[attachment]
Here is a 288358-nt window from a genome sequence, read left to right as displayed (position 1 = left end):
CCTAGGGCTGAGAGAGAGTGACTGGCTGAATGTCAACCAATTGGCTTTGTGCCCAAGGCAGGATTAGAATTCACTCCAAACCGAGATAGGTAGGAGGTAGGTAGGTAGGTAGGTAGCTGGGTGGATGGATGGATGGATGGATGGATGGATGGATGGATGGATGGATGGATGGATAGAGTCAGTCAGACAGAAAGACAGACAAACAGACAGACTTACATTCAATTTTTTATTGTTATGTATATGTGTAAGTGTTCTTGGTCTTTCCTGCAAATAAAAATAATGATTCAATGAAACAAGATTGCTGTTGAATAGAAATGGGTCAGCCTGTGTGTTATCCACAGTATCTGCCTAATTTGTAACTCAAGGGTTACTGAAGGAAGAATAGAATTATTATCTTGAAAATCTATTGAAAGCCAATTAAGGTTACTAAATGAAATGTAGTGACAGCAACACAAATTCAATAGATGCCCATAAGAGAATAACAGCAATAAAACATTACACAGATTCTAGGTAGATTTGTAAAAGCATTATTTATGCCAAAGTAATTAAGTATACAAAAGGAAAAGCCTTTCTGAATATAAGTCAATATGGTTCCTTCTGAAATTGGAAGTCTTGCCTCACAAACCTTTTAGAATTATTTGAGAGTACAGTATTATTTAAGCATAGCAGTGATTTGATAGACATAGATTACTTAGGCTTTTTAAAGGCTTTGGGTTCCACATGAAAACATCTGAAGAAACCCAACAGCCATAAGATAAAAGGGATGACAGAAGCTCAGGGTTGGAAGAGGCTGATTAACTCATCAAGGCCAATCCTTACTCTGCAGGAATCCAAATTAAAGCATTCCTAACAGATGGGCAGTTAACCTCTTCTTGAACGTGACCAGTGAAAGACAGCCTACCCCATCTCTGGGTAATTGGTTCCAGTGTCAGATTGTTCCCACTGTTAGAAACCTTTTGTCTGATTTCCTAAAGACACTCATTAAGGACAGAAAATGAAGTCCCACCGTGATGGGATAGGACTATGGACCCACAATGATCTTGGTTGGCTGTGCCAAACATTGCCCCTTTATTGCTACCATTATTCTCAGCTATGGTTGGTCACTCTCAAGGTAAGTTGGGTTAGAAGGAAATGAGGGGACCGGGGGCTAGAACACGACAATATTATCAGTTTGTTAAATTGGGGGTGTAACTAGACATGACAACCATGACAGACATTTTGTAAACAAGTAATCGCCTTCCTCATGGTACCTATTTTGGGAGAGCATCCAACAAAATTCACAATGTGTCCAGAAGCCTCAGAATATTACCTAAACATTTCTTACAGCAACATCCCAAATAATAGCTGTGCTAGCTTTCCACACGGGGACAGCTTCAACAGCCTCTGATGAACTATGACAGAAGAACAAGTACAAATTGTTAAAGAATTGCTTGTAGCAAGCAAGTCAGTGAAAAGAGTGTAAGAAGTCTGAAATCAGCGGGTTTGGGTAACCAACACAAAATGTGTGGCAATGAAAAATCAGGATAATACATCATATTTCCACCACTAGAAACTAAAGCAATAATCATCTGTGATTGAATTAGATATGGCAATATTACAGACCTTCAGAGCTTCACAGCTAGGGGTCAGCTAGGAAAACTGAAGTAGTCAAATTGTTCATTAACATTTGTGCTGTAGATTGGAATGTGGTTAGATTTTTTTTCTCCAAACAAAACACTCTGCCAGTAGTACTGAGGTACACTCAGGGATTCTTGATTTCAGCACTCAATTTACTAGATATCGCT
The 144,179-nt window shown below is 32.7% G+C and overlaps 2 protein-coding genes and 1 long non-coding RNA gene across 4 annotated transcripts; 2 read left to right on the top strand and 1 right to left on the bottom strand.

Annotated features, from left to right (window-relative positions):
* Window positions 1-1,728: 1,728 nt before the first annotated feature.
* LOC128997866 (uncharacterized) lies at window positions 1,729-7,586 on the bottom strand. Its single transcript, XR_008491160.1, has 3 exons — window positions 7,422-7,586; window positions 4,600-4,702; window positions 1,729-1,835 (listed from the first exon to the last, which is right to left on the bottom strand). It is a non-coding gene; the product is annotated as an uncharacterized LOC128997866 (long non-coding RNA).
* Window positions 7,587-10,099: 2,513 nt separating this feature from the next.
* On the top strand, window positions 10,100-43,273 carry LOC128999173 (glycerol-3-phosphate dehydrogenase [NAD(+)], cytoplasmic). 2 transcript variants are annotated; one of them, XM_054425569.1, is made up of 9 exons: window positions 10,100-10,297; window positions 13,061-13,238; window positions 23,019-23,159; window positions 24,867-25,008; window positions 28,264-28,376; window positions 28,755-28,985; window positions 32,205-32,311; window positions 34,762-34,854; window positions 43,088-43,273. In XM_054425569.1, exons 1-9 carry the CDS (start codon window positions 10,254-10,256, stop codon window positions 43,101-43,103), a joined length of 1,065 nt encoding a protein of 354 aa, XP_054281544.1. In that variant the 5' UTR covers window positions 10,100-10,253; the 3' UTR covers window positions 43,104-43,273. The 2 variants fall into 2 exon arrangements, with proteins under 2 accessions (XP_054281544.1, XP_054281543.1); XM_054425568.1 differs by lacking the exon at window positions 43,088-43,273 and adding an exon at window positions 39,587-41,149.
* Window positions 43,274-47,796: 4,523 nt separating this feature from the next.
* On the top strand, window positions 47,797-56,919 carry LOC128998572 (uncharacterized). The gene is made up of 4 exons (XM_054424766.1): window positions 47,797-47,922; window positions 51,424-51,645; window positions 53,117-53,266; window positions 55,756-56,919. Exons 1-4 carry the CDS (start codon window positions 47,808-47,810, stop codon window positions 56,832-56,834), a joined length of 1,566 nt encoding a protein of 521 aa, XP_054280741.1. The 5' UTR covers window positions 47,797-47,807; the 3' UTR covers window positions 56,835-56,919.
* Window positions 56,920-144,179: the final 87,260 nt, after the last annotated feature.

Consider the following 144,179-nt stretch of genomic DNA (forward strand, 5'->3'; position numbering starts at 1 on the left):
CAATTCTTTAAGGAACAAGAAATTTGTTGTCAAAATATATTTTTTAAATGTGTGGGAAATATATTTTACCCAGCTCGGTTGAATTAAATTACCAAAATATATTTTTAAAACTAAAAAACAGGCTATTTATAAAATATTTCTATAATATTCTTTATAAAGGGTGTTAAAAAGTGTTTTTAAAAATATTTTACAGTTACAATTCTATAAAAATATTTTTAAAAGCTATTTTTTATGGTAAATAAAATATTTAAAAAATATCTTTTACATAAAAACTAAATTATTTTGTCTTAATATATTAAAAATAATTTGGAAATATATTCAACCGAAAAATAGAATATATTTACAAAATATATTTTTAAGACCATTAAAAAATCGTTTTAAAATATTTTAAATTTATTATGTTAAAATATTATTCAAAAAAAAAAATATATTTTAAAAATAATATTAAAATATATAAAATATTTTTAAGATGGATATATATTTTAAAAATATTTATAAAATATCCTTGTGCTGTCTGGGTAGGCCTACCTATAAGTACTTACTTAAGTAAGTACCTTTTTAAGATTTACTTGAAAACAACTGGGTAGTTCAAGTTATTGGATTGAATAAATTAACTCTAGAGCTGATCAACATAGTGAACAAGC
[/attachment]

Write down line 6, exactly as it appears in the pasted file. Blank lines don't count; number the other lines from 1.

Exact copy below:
* LOC128997866 (uncharacterized) lies at window positions 1,729-7,586 on the bottom strand. Its single transcript, XR_008491160.1, has 3 exons — window positions 7,422-7,586; window positions 4,600-4,702; window positions 1,729-1,835 (listed from the first exon to the last, which is right to left on the bottom strand). It is a non-coding gene; the product is annotated as an uncharacterized LOC128997866 (long non-coding RNA).